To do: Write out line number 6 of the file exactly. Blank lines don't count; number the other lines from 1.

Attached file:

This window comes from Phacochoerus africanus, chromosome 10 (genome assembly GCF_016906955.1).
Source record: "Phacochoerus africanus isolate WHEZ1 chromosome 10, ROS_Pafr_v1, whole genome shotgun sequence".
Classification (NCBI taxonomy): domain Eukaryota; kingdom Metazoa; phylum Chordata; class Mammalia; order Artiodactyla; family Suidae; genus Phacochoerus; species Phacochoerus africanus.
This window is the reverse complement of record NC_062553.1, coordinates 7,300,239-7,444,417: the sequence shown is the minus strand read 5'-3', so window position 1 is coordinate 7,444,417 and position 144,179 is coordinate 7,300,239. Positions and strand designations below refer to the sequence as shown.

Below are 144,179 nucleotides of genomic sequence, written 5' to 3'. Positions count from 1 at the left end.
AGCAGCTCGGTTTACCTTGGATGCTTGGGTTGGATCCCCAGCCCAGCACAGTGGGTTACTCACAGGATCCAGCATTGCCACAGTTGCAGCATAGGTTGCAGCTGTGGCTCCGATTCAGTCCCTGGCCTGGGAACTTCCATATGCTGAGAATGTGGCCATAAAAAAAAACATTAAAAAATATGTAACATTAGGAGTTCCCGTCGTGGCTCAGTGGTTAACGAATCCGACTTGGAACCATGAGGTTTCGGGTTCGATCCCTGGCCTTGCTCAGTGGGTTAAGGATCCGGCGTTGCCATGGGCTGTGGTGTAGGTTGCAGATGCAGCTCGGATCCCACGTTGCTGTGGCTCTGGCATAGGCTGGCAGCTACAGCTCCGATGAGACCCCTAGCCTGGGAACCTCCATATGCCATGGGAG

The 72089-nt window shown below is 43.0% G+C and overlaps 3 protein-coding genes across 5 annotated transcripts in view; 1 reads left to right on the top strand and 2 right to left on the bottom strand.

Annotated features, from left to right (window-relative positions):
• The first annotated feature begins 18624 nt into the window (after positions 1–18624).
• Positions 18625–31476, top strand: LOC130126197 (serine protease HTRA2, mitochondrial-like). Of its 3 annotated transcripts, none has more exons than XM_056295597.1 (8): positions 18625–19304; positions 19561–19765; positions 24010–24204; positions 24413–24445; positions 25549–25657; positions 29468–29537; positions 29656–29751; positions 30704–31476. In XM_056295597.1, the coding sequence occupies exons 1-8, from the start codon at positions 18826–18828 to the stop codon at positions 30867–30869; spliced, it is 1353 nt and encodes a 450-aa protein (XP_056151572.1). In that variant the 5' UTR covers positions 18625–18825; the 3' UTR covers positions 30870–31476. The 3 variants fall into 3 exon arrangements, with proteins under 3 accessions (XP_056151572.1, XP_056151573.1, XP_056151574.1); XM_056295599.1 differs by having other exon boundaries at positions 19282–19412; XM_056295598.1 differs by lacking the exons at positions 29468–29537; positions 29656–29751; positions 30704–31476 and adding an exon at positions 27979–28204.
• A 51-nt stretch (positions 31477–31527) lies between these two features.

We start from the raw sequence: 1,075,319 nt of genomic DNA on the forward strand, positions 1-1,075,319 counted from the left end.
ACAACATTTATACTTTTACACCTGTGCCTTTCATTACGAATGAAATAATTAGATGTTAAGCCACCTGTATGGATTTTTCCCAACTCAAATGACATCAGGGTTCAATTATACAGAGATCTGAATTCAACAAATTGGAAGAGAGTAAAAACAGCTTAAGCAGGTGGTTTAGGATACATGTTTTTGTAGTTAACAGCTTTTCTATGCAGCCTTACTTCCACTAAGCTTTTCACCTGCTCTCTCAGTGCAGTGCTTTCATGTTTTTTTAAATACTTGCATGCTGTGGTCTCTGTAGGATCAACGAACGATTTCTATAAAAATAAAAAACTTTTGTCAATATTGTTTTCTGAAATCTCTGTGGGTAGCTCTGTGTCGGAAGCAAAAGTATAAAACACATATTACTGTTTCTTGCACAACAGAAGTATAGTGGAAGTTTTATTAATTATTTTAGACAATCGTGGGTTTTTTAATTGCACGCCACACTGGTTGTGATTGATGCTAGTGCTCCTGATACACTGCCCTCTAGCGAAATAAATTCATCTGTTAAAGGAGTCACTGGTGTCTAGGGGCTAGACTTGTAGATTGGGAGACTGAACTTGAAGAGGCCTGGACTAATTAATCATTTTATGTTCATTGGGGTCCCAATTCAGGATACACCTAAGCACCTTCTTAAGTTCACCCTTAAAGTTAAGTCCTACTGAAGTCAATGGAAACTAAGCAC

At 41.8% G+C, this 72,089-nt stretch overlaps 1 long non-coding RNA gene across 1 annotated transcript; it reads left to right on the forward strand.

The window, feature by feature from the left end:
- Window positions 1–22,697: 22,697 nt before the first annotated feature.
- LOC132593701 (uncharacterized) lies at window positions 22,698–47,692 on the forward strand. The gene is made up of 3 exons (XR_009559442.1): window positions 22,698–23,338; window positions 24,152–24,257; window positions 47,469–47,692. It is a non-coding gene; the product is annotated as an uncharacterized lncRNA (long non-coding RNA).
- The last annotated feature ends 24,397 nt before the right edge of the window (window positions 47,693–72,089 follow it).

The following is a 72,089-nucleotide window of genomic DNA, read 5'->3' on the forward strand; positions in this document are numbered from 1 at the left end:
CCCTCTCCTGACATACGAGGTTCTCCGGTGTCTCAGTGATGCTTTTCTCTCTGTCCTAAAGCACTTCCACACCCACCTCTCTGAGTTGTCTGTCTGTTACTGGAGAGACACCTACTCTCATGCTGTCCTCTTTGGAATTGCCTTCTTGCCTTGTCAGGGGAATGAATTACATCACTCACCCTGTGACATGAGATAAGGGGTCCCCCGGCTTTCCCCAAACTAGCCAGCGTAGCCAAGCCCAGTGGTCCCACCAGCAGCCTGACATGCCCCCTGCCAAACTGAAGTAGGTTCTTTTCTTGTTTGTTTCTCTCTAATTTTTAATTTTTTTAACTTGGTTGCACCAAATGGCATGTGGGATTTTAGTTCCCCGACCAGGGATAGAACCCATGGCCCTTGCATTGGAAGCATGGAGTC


AGCAGCTCGGTTTACCTTGGATGCTTGGGTTGGATCCCCAGCCCAGCACAGTGGGTTACTCACAGGATCCAGCATTGCCACAGTTGCAGCATAGGTTGCAGCTGTGGCTCCGATTCAGTCCCTGGCCTGGGAACTTCCATATGCTGAGAATGTGGCCATAAAAAAAAACATTAAAAAATATGTAACATTAGGAGTTCCCGTCGTGGCTCAGTGGTTAACGAATCCGACTTGGAACCATGAGGTTTCGGGTTCGATCCCTGGCCTTGCTCAGTGGGTTAAGGATCCGGCGTTGCCATGGGCTGTGGTGTAGGTTGCAGATGCAGCTCGGATCCCACGTTGCTGTGGCTCTGGCATAGGCTGGCAGCTACAGCTCCGATGAGACCCCTAGCCTGGGAACCTCCATATGCCATGGGAG